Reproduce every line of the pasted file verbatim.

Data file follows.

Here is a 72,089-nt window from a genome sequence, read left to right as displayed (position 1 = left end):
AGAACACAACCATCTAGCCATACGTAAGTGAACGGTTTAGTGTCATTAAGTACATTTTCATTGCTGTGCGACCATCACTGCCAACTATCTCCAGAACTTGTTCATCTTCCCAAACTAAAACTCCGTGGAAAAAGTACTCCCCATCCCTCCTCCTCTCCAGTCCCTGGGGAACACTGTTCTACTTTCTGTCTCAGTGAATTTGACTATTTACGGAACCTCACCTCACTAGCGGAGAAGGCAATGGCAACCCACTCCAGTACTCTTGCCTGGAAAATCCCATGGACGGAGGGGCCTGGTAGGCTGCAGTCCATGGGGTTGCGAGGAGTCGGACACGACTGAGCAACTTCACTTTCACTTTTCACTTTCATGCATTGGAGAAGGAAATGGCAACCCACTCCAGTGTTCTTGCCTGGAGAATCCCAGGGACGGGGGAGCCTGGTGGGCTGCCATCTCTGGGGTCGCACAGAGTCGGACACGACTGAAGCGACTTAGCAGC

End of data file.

Here is a 72,089-nt window from a genome sequence, read left to right as displayed (position 1 = left end):
AGAACACAACCATCTAGCCATACGTAAGTGAACGGTTTAGTGTCATTAAGTACATTTTCATTGCTGTGCGACCATCACTGCCAACTATCTCCAGAACTTGTTCATCTTCCCAAACTAAAACTCCGTGGAAAAAGTACTCCCCATCCCTCCTCCTCTCCAGTCCCTGGGGAACACTGTTCTACTTTCTGTCTCAGTGAATTTGACTATTTACGGAACCTCACCTCACTAGCGGAGAAGGCAATGGCAACCCACTCCAGTACTCTTGCCTGGAAAATCCCATGGACGGAGGGGCCTGGTAGGCTGCAGTCCATGGGGTTGCGAGGAGTCGGACACGACTGAGCAACTTCACTTTCACTTTTCACTTTCATGCATTGGAGAAGGAAATGGCAACCCACTCCAGTGTTCTTGCCTGGAGAATCCCAGGGACGGGGGAGCCTGGTGGGCTGCCATCTCTGGGGTCGCACAGAGTCGGACACGACTGAAGCGACTTAGCAGC